- 2010 India General President Gold Medal
- 2010 Fellow of the Optical Society of America
- 2011 Doctor of Science, honoris causa, University of Notre Dame
- Mather, J. C. "Far Infrared Spectrometry of the Cosmic Background Radiation", University of California Berkeley, Lawrence Berkeley National Laboratory, United States Department of Energy (through predecessor agency the Atomic Energy Commission), (Jan. 1974).
- Mather, J. C.; Albrecht, A.; et al. "Report of the Dark Energy Task Force", Fermi National Accelerator Laboratory, United States Department of Energy, (2006).
- Mather, J. C.;Boslough, John; the very first light; 1996,2008 Basic Books
Mather is the Science Director of the National Academy of Future Scientists and Technologists. He has been a keynote speaker at the Congress of Future Science and Technology Leaders (2015, 2016).
- "The Nobel Prize in Physics 2006" (Press release). The Royal Swedish Academy of Sciences. 3 October 2006. Retrieved 2006-10-05.
- John C. Mather autobiography, Nobel Prize. Accessed June 29, 2008. "When I finished 8th grade, it was time to go to high school, and my parents decided to send me to Newton High School, where they thought we would get the best available education in our area."
- University of Notre Dame. "Honorary Degrees". Archived from the original on 13 August 2011. Retrieved 20 June 2011.
- John C. Mather biography at the Goddard Space Flight Center
- Interview with John Mather from the SPIE Newsroom
- Berkeley lab article
- Mather's group's data that led to the Nobel Prize in symmetry magazine.
- John C. Mather on the Infancy of the Universe at the National Academy of Sciences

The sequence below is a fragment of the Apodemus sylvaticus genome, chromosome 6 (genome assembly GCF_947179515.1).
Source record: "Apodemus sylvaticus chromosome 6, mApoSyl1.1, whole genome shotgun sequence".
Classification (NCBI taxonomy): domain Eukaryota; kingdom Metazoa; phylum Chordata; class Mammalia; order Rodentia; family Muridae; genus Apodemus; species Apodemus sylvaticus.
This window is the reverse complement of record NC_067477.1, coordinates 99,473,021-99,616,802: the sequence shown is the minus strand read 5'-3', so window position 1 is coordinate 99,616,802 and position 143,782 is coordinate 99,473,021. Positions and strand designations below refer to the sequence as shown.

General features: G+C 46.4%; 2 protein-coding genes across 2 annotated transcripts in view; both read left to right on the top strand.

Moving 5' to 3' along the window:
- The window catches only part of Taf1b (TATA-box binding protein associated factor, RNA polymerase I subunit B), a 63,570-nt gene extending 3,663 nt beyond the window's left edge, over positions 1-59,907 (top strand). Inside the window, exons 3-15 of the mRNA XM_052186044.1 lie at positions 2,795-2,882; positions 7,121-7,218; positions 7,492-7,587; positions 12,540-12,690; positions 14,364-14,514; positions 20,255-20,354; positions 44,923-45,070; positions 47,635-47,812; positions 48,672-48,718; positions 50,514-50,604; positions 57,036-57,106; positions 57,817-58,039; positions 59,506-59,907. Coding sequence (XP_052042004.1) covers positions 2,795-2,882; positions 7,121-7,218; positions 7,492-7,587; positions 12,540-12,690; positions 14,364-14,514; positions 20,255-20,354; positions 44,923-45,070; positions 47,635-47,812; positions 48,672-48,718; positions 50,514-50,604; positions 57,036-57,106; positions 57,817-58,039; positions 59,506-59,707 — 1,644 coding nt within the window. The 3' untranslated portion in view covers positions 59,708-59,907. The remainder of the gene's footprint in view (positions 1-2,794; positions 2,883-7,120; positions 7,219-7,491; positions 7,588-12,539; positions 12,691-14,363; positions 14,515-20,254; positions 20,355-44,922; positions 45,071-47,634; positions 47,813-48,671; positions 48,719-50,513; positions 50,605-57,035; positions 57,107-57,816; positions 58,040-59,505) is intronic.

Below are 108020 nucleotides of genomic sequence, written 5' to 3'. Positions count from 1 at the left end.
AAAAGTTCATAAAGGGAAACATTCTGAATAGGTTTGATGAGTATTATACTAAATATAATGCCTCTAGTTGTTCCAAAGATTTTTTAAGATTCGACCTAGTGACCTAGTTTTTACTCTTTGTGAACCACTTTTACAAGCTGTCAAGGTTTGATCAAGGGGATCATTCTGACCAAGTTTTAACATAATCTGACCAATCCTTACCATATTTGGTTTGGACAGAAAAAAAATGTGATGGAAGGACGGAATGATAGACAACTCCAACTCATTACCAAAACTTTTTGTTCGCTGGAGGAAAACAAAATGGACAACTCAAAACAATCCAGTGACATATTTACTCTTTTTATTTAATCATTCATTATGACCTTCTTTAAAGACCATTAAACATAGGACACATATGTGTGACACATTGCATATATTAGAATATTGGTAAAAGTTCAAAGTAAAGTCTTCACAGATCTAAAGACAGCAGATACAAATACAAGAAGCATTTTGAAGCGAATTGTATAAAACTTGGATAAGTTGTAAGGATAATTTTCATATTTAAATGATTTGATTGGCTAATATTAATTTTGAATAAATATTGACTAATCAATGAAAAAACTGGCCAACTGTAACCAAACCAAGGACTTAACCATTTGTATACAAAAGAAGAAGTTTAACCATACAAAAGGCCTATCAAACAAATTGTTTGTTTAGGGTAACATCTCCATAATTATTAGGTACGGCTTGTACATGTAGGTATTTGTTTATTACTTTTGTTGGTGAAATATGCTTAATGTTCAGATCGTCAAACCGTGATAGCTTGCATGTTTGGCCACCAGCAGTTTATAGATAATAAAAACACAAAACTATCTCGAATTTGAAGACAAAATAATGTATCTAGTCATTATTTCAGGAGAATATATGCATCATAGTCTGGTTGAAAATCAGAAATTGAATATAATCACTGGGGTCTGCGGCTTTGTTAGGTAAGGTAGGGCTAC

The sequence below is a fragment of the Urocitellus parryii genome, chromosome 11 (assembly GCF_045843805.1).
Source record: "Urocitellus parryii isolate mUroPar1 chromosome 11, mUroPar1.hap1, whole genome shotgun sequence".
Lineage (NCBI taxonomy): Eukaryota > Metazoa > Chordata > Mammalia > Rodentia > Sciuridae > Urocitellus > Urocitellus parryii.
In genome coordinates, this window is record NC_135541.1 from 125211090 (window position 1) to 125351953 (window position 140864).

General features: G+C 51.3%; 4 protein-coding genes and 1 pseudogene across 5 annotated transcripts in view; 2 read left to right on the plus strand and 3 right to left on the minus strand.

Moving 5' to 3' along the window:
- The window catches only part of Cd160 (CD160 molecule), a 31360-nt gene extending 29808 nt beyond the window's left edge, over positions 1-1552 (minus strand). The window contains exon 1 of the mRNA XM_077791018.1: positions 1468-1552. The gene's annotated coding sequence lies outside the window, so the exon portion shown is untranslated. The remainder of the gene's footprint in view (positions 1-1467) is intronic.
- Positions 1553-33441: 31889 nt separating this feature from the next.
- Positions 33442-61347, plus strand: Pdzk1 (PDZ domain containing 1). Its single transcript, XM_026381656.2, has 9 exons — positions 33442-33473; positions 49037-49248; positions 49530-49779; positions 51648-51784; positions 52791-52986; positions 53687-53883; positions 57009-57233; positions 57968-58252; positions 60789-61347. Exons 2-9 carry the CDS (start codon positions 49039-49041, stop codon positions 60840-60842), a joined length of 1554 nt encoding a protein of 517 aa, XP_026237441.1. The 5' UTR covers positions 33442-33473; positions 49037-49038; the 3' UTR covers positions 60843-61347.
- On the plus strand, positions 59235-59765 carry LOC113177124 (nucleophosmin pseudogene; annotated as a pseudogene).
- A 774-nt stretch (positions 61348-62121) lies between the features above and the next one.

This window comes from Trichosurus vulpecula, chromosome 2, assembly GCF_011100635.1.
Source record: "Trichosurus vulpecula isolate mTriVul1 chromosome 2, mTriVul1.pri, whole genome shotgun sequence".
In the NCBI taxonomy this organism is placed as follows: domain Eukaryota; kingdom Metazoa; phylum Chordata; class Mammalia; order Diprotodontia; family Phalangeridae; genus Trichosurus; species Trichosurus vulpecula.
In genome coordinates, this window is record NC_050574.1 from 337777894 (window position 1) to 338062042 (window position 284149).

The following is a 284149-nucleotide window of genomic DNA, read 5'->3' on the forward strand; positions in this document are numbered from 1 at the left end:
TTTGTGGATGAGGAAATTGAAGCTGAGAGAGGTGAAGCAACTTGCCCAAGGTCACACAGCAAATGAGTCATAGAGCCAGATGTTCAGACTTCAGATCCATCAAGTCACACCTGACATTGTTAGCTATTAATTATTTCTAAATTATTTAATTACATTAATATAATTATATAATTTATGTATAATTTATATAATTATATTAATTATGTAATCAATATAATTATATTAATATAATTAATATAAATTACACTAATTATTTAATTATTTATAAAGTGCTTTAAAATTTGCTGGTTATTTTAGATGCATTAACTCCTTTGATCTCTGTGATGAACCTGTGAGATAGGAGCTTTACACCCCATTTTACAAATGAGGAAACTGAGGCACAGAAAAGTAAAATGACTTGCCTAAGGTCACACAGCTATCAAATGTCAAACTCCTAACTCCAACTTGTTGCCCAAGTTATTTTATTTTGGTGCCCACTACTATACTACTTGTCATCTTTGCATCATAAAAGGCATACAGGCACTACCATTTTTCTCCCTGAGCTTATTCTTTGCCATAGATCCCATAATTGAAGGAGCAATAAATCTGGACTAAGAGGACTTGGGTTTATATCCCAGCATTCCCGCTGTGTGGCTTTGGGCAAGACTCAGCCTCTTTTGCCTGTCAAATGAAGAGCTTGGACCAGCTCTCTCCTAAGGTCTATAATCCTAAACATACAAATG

- John Mather Nobel Scholar Program
- AIP Mather Policy Internship Program
- John Mather Nobel Medal replica flown in Space Shuttle Atlantis
- Replica of John Mather Nobel Medal in National Air and Space Museum permanent collection
- John Mather commencement address at Swarthmore College from 2007 on YouTube
- John Mather Nobel banquet speech from 2006
- John Mather commencement address at the University of Maryland from 2008
- John Mather visits German Embassy
- John Mather in White House
- John Mather Nobel Scholarship has new host
- University of Maryland names John Mather College Park Professor
- Daniel Chalonge Medal 2011 awarded to John Mather
- National Geographic showcases John Mather
- John Mather elected Fellow of AAAS
- American Astronomical Society hosts John Mather inspiring students
- John Mather on Cosmic Complexity
- John Mather 2012 delegate at the Blouin Creative Leadsership Summit
- John Mather in dialogue at Lindau Nobel
- John Mather on Golden Age of Astronomy (video) on YouTube
- Smithsonian presents John Mather
- John Mather receives the Power of Excellence Award "for his excellence in his career and becoming a positive role model."
- Southern Illinois University Shaw Lecture features John Mather
- John Mather nominated for the 2013 Albert Einstein World Award of Science
- John Mather delivers 2014 UC Berkeley Regents Lecture (video) on YouTube
- John Mather biography on Academy of Achievement